It was a book that many publishers rejected, convinced that a history of Canada’s refusal to help European Jews in a time of absolute peril would never recoup its costs. Fortunately, Malcolm Lester, of the publishing company Lester, Orpen & Dennys, understood that it told a story Canadians needed to know, and four decades later, None Is Too Many is still considered one of our nation’s most important books.
According to Professor Harold Troper, its creation was something of a fluke. It had never occurred to him that our past had such a dark side until a graduate student reported finding a file in the archives that might interest him. That file contained information about Canada’s response to the voyage of the St. Louis, the ship that left Germany shortly before the outbreak of World War Two, carrying hundreds of people desperate to escape the Nazis. Like every other nation in the Western hemisphere, Canada flatly refused to accept any of the refugees.
The subject would make an interesting article, he thought, but it would require an understanding of political processes and personalities, for which he had no background. To cover that side of the story, he enlisted the help of fellow historian, Irving Abella. Once they began to comb the archives, they discovered a far more substantial body of sources. Their intention morphed from an article into a book, one which would document the Canadian government’s approach to European Jewry up to the outbreak of the war. At that point, they reasoned, surely attitudes must have changed. It took more time and research for them to realize that, in fact, saving Jews was never a wartime goal. Anti-Semitism remained ingrained in Canadian policy until well after the war ended, so the scope of their research expanded yet again.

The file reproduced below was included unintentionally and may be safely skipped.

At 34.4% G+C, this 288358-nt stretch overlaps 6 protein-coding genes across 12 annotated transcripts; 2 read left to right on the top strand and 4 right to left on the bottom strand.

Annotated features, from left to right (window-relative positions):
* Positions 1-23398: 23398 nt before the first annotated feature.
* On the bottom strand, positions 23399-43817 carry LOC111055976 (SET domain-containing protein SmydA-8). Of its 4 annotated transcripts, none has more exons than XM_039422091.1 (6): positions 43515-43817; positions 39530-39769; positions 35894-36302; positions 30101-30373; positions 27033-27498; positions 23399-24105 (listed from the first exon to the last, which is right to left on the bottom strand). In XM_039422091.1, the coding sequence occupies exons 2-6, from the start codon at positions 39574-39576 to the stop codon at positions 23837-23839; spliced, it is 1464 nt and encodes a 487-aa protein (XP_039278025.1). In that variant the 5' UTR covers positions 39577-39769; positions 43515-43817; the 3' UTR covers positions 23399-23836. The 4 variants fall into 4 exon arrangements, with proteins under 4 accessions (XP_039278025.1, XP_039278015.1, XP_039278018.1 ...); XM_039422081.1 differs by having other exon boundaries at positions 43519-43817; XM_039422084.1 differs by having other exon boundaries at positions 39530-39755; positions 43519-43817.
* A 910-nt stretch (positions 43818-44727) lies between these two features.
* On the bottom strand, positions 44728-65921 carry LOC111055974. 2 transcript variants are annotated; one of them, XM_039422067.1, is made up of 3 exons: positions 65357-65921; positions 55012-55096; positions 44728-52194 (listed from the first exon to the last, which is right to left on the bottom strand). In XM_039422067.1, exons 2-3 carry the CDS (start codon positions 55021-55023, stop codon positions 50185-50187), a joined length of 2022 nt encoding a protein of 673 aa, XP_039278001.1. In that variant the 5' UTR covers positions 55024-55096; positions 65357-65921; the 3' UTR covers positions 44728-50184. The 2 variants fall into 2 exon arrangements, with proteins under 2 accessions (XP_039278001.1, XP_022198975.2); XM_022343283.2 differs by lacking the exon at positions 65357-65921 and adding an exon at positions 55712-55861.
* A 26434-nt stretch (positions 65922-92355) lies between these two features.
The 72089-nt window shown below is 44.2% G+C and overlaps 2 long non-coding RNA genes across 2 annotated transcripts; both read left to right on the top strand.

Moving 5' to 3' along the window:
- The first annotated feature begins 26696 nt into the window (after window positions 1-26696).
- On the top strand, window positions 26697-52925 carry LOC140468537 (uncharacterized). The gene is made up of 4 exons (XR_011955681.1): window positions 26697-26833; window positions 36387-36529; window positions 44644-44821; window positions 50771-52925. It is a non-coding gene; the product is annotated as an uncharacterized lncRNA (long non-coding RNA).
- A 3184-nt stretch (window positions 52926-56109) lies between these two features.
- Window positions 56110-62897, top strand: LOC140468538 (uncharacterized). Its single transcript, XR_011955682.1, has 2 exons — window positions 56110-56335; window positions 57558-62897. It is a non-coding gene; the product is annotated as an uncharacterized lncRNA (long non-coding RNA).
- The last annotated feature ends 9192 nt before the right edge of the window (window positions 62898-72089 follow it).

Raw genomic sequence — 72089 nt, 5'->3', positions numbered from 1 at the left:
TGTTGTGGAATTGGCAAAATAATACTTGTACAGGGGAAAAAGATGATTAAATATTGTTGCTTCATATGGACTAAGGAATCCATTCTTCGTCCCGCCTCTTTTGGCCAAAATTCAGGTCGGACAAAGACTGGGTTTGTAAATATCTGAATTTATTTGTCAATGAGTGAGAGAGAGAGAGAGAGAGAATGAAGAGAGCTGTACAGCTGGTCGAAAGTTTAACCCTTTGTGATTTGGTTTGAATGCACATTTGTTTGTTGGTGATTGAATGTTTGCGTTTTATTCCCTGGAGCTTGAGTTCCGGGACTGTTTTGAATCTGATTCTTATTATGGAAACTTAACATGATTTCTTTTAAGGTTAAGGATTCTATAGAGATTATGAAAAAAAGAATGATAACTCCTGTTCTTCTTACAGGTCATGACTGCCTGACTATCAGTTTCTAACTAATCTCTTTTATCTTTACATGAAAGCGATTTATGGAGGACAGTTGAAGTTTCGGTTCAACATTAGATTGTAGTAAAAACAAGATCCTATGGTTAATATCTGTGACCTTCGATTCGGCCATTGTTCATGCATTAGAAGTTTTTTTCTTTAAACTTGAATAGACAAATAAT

Once published in 1982, the book became an immediate success. Professor Troper attributes its reception to the fact that at the time, the Vietnamese refugee program was at its height. None Is Too Many could be read as a marker of how much more enlightened the nation had become.
Professor Troper’s talk was engaging throughout, but perhaps its emotional peak was an anecdote he told about receiving a phone call from a stranger shortly after the book’s release. The caller explained that before the war, she had tried desperately to obtain visas to Canada for close relatives. She had failed, her loved ones had perished in the camps, and she had felt guilty ever since for not doing enough to save them. The book had made her realize, as Professor Troper affirmed in their conversation, that her efforts never had a chance of succeeding. Nothing could assuage her sense of loss, but there was absolutely no reason for her to feel guilty. This was, said Professor Troper, the most important review of the book he has received.
Another thought-provoking moment came in the Q and A, with a question posed by Linda Tu. How will Canada respond, she wondered, when global warming and rising seas create millions of climate change refugees? Alas, Professor Troper could not say.